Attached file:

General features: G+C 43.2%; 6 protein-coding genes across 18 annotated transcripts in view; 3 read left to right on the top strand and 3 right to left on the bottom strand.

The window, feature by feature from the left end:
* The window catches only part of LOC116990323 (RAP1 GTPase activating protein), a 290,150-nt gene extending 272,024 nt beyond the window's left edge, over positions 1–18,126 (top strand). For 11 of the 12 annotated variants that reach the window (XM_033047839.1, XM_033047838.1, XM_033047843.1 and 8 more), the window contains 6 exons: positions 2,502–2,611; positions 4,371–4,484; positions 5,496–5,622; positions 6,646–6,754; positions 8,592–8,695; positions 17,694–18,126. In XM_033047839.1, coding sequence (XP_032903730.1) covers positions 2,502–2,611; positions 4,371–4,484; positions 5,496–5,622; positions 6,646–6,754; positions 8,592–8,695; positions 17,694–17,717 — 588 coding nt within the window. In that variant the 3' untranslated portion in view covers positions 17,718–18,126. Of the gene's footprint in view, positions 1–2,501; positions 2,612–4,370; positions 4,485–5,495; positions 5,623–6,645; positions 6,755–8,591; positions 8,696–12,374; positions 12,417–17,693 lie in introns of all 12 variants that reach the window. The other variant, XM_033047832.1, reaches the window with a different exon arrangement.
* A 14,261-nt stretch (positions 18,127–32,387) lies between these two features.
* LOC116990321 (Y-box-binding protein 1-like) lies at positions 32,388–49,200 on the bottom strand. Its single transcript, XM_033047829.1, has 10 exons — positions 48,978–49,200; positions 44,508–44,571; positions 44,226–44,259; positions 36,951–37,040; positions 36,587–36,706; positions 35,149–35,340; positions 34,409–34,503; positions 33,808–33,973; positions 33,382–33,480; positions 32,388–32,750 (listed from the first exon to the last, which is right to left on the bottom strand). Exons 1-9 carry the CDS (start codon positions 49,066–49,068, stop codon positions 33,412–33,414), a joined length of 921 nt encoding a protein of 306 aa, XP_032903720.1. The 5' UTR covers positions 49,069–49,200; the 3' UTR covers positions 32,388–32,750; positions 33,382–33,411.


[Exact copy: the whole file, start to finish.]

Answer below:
General features: G+C 43.2%; 6 protein-coding genes across 18 annotated transcripts in view; 3 read left to right on the top strand and 3 right to left on the bottom strand.

The window, feature by feature from the left end:
* The window catches only part of LOC116990323 (RAP1 GTPase activating protein), a 290,150-nt gene extending 272,024 nt beyond the window's left edge, over positions 1–18,126 (top strand). For 11 of the 12 annotated variants that reach the window (XM_033047839.1, XM_033047838.1, XM_033047843.1 and 8 more), the window contains 6 exons: positions 2,502–2,611; positions 4,371–4,484; positions 5,496–5,622; positions 6,646–6,754; positions 8,592–8,695; positions 17,694–18,126. In XM_033047839.1, coding sequence (XP_032903730.1) covers positions 2,502–2,611; positions 4,371–4,484; positions 5,496–5,622; positions 6,646–6,754; positions 8,592–8,695; positions 17,694–17,717 — 588 coding nt within the window. In that variant the 3' untranslated portion in view covers positions 17,718–18,126. Of the gene's footprint in view, positions 1–2,501; positions 2,612–4,370; positions 4,485–5,495; positions 5,623–6,645; positions 6,755–8,591; positions 8,696–12,374; positions 12,417–17,693 lie in introns of all 12 variants that reach the window. The other variant, XM_033047832.1, reaches the window with a different exon arrangement.
* A 14,261-nt stretch (positions 18,127–32,387) lies between these two features.
* LOC116990321 (Y-box-binding protein 1-like) lies at positions 32,388–49,200 on the bottom strand. Its single transcript, XM_033047829.1, has 10 exons — positions 48,978–49,200; positions 44,508–44,571; positions 44,226–44,259; positions 36,951–37,040; positions 36,587–36,706; positions 35,149–35,340; positions 34,409–34,503; positions 33,808–33,973; positions 33,382–33,480; positions 32,388–32,750 (listed from the first exon to the last, which is right to left on the bottom strand). Exons 1-9 carry the CDS (start codon positions 49,066–49,068, stop codon positions 33,412–33,414), a joined length of 921 nt encoding a protein of 306 aa, XP_032903720.1. The 5' UTR covers positions 49,069–49,200; the 3' UTR covers positions 32,388–32,750; positions 33,382–33,411.